Samuel Gompers

Samuel Gompers

Statue: Samuel Gompers (January 27, 1850 – December 13, 1924)

Location: Massachusetts Avenue, NW, between 10th and 11 Streets

Dedication: October 8, 1933, 10AM

 

Samuel Gompers was born in England where he was educated. When he was 13 his family moved to New York City. His father was a cigar maker, and Samuel became a cigar maker, too. At the at of 14 Gompers became involved with the Cigarmakers Local Union. In 1875 he was elected president of Cigarmaker’s International Union Local 144.

In 1881, Gompers helped found the Federation of Organized Trades and Labor Unions, which was, in 1886, reorganized into the American Federation of Labor. Gompers was elected the first president of the AFL. He served as president, except for one year, until his death in 1924.

After Gompers death a memorial foundation was formed, headed by the AFL, to create a monument to Gompers. In 1928, Congress approved a monument to Gompers. The memorial foundation raised the money.

This memorial was designed by Robert Aitken of New York City for the triangular plot of land at Eleventh street and Massachusetts avenues, near the original AFL headquarters. The statue construction began in 1931 after Aiken’s plans were approved.

Interestingly when the memorial was being pieced together there was a dispute with the iron workers. The union of iron workers had recently created a four-hour day for iron workers in order to employ twice as many men. Essentially the 8 hours shifts were split. In order to get the work completed on the Gompers memorial but also on the Archives building, the Department of Justice and the Government heating plant – all being constructed at the same time – exceptions were made to the new union rules.

The Gompers Monument is a group of statuary, with some figures in bronze. It is 16-feet high. In the middle of the memorial is Samuel Gompers. He is surrounded by symbolic statues representing labor, the home, education, justice, and liberty. The two figures behind him represent labor greeting each other, Justice and Liberty are standing behind Labor, and a mother kneeling with a baby represent “Home.”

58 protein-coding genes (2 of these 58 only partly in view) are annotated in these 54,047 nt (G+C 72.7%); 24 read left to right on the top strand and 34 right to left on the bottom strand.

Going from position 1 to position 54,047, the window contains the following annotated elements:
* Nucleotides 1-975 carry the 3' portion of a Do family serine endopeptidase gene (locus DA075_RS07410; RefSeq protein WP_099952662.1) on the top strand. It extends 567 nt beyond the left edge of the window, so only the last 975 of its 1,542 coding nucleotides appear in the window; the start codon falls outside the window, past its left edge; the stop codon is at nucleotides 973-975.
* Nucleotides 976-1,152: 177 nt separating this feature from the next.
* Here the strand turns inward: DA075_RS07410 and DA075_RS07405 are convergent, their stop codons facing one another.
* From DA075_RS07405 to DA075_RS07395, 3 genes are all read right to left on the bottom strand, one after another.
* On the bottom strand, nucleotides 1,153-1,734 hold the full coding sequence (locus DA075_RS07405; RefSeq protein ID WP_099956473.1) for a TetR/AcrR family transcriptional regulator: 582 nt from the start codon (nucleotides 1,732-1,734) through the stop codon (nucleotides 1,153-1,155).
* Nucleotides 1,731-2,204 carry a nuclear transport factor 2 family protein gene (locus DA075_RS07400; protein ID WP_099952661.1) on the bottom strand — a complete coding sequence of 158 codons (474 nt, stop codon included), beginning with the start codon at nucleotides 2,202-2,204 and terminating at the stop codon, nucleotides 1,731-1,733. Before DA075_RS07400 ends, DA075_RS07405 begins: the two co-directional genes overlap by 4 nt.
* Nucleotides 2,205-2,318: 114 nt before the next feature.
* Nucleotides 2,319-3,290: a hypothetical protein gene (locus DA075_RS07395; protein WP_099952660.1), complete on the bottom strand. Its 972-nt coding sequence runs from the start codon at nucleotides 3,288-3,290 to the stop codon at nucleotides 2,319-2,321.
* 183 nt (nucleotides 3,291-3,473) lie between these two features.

The memorial cost approximately $100,000 raised by the memorial foundation.

The ceremony was held at 10am Saturday, October 8, 1933, with President Franklin D. Roosevent and William Green, president of the American Federation of Labor, addressing the crowd. There were about 8,000 people who attended the unveiling.

President F.D. Roosevelt began his address to the crowd by saying,

“It is fitting that in the Capital of the Nation a statue should stand through the ages, to remind future generations of the services to that Nation of a patriot who served his country well.”

He concluded by saying,

“Like the duly constituted officials of your Government, we must put and we are putting unselfish patriotism first. That would have been the order of Samuel Gompers is he were with us today.”

In 1983 a movement was started by the metropolitan labor council to refurbish the memorial to Samuel Gompers. The same fundraising campaign also included a proposal to erect a memorial to A. Philip Randolph, founder of the Brotherhood of Sleeping Car Porters, who died in 1979. Although the Gompers memorial was cleaned and the park area refurbished in the early 2000s, a memorial to A. Philip Randolph has not been added to the park.

References

  • Unions Seek to Refurbish Gompers Statue, The Washington Post, 25 Nov 1983: B3
  • Evening Star, October 3, 1933
  • Evening Star, November 7, 1930